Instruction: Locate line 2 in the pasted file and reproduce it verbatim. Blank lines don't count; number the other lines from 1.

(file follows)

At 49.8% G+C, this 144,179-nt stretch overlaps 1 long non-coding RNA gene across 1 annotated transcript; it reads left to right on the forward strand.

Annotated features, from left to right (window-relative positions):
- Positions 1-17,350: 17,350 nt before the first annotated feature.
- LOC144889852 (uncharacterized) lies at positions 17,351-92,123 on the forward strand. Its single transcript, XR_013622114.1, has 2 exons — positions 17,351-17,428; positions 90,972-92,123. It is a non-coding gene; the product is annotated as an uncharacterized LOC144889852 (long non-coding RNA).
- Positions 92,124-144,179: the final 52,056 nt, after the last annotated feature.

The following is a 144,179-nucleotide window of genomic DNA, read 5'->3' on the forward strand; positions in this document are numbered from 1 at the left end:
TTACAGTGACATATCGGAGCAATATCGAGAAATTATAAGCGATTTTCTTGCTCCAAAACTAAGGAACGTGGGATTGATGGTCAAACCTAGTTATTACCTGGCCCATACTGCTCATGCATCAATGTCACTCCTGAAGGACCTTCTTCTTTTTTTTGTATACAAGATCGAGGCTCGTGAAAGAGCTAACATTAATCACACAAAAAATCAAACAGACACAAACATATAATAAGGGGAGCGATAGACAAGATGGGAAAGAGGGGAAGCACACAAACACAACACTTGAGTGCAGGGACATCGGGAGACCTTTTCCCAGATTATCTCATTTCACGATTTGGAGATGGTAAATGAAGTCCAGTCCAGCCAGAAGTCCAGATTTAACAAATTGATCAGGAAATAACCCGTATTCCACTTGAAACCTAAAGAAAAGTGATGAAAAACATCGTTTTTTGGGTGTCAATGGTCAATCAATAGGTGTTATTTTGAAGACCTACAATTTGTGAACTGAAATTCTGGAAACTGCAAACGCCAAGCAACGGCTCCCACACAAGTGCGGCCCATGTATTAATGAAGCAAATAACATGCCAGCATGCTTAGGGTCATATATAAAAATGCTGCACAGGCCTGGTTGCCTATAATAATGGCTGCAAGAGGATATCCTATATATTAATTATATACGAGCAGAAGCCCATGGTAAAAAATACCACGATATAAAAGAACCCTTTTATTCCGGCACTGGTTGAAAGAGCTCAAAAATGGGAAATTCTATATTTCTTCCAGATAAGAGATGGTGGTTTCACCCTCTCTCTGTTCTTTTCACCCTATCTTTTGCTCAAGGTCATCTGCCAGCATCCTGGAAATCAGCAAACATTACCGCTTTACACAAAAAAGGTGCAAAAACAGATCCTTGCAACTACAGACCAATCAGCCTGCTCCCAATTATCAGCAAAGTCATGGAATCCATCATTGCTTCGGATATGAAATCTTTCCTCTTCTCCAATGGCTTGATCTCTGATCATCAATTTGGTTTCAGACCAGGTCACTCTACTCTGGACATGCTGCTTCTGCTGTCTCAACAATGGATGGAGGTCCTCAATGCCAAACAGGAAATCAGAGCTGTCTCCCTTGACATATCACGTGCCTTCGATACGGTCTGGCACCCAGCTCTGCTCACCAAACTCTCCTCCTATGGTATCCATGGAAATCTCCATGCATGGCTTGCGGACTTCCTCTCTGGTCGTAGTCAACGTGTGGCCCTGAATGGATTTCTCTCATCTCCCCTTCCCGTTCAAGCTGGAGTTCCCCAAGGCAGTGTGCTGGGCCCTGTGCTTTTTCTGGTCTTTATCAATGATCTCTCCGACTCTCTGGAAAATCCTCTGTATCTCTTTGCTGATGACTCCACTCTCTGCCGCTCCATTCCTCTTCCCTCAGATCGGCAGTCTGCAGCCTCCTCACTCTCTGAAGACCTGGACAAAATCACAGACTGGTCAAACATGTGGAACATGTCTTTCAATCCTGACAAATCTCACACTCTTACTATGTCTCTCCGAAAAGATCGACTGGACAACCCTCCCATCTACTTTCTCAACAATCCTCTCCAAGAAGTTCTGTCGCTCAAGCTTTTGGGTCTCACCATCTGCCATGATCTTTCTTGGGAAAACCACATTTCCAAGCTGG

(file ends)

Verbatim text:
Annotated features, from left to right (window-relative positions):